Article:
Should Price Be the Determining Factor When You Buy Plants?

Many factors go into the price of plants. Let's see which ones are worth splurging for and which you can save your hard-earned dollars on.

When I was a new gardener and every penny mattered, I looked for the least expensive flowers to fill my porch pots. I had yet to learn why some plants cost more than others, and more importantly, why some flowers were worth more.

Now that I’ve been working in horticulture for more than 20 years, I know the price should be only one of many factors I consider when buying plants for indoors and outdoors.

How Is The Price of a Plant Determined?

Many factors go into the retail price of a plant, including several you may not have considered. The base price of plants includes what it costs to produce, package and ship them to garden centers.

Beyond the base price, here are a few conditions that can impact the price:

  • Was it grown organically? These cost more to produce, so they sell for higher prices.
  • Is the plant in high demand? The principles of supply and demand apply just as much to your Pink Princess Philodendron as they do to your Apple Watch.
  • Is the plant patented? The price includes the royalties paid to the breeder and company that patented them, so they are typically priced a little higher than non-patented plants. You’ll know it’s patented if you see the words “Unauthorized propagation is prohibited” on the label. Most new plants introduced today are patented.
  • Do you shop in a high-rent district? Expect to pay more in municipalities that are more expensive to live in.
  • Are you buying via mail order? Shipping costs can be hefty for live plants.

Save or Splurge?

Sometimes, it makes sense to save money by starting with smaller plants. Other times, it’s better to splurge on larger, more mature plants. Here’s how to know when to save or splurge.

If you’re using a plant to establish structure in a new garden, create a living screen or fill out a container quickly, go ahead and splurge on larger plants. If you’re adding a plant to a mature garden bed where small seedlings would easily get swallowed up, start with larger plants. In these cases, splurge as much as you can to achieve the effect you’re going for right away.

If patience is one of your virtues and you have plenty of time to watch plants grow and mature, save money by starting with smaller ones. Use common sense here. You wouldn’t start an evergreen hedge from seed because it would take decades to mature, but you could easily start flowering perennials from small starter plants.

For potted houseplants, I typically start with smaller ones, not only to save money but also because I like to watch them grow up close. Should you splurge on that $350 cutting of a variegated Monstera you saw on Instagram? If you have a bright green thumb and the perfect growing conditions, it’s worth a try. If not, save your money.

“The pandemic has caused tropical plant prices to skyrocket,” says Sheri Ann Richerson, a blogger at Exotic Gardening. “People pay more for a cutting than what they used to pay for the entire plant. If the consumer demand lets up, prices will fall back in line with where they should be.”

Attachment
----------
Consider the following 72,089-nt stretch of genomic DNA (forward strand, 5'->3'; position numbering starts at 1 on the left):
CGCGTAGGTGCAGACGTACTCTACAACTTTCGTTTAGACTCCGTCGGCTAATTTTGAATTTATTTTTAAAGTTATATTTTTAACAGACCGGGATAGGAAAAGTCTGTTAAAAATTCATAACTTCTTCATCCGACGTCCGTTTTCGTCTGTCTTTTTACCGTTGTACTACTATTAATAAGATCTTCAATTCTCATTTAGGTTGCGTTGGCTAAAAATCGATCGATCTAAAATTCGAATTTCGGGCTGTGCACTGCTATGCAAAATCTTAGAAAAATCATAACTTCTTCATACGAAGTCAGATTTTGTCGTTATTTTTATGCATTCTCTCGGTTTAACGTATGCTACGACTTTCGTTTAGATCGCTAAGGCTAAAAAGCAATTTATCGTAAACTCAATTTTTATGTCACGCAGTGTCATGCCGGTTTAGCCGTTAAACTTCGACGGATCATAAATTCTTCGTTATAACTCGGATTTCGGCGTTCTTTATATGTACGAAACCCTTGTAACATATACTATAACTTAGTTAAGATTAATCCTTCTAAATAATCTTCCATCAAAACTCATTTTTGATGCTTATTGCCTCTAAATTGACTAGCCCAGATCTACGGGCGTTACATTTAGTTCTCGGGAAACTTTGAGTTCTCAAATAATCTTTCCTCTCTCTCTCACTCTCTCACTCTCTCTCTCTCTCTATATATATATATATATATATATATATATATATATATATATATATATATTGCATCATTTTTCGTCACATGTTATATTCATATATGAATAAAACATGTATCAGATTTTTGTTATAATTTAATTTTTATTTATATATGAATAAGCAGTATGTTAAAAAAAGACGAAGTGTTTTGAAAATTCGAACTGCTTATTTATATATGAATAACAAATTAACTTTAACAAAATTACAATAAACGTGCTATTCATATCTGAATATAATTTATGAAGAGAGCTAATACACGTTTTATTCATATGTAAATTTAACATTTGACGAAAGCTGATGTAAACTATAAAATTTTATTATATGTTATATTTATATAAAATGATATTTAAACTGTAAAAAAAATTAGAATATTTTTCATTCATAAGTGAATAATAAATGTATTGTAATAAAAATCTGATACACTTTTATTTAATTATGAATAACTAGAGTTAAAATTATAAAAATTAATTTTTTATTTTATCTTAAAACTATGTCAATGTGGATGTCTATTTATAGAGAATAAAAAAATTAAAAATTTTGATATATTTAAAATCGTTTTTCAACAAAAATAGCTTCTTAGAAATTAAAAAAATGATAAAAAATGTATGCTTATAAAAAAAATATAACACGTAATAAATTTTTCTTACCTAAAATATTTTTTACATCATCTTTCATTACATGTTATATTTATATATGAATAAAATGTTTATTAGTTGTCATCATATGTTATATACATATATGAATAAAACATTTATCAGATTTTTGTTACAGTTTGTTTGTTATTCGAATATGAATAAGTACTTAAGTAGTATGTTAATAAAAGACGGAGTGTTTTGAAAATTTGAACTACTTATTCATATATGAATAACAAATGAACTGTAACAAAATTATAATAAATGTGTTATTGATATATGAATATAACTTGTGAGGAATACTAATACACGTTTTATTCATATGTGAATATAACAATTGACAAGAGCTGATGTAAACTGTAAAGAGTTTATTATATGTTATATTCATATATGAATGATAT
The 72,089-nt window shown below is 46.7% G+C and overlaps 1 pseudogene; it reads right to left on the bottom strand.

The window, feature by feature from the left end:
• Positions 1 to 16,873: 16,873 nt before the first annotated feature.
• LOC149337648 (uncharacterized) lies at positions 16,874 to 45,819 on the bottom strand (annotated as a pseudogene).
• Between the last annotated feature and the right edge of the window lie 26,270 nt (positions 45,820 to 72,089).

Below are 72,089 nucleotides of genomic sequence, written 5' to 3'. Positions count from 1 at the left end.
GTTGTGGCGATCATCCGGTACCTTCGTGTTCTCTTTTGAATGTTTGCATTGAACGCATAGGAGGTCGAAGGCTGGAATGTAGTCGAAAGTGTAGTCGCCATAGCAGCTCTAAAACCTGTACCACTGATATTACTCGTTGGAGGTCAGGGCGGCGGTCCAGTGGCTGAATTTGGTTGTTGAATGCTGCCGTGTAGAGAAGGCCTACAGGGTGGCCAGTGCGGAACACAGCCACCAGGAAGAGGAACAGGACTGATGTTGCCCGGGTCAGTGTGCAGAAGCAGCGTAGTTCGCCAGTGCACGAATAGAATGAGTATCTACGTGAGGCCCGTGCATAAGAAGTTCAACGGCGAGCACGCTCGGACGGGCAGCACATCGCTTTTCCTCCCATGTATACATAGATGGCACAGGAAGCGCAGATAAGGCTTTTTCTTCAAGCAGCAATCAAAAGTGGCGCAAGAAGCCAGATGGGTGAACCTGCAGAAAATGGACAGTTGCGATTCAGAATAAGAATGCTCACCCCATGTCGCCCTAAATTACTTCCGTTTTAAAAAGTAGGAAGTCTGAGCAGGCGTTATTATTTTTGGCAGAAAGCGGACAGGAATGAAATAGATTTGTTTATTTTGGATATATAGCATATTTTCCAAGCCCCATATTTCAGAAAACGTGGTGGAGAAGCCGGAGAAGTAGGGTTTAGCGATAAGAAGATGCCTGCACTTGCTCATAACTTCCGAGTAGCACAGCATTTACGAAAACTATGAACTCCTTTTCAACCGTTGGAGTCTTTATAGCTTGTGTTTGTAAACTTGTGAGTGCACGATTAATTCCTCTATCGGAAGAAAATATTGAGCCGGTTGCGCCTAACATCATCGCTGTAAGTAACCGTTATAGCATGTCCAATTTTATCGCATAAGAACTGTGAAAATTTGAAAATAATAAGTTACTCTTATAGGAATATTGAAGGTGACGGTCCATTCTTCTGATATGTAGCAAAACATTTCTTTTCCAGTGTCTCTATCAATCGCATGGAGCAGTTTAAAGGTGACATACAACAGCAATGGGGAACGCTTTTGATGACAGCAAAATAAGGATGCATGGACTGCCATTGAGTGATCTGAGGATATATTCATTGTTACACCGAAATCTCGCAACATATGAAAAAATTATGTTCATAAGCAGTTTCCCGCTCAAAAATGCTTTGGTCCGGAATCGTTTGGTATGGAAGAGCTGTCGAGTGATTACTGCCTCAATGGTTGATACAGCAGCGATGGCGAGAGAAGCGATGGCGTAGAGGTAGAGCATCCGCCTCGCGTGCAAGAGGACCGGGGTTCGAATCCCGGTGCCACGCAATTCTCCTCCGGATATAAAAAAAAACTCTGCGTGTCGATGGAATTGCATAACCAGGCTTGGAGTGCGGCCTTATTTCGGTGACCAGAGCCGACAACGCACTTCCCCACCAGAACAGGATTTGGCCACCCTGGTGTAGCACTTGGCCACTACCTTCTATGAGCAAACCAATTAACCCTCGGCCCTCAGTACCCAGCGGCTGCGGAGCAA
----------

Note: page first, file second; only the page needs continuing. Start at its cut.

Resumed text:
Use patents as an indicator of the quality of the plant’s genetics. It’s costly for the company introducing a new plant to patent it, so only their most valuable plants are worth the effort. You may spend more on them, but they’re worth more. Cheaper varieties of non-patented annuals and perennials don’t always perform as well as their patented counterparts.

Three Ways to Save Money on Plants

One can never have too many plants! We just need to be smart about how we buy them. Here are three things you can do to save on plants so you can buy more:

  1. When buying potted perennials, look for those you might divide if there are multiple crowns or shoots on the plant. Your careful observations could net you a two-for-one deal. Or wait for a plant to multiply in your garden, then divide it.
  2. Inspect the plant carefully before you buy to make sure it appears healthy. Look for signs of new growth, vibrant color, new buds forming and branches that aren’t crossing or rubbing together. In the long run, a healthy plant will save money on fertilizer, insecticides, fungicides and any other products you might need to nurse a sick one back to health. Plants that look half dead purchased on clearance could end up costing you more than a full-price healthy plant in the long run.
  3. Take advantage of store sales, coupons and loyalty programs. Sales often occur during the slower times of year for garden centers, like midsummer and fall. By collecting loyalty points at one of my local garden centers, I bought a beautiful $160 Japanese maple tree for only $25!

Susan Martin
Susan Martin is a lifelong gardener who enjoys sharing her passion for plants, gardening and the business of horticulture with fellow plant enthusiasts across North America. She has spent over two decades working in the horticulture industry on new plant development, garden design, sales, marketing and consulting. Susan has received visitors from around the world in her home garden which has been featured in numerous gardening publications. Her goal is to inspire and educate people about how to garden every day.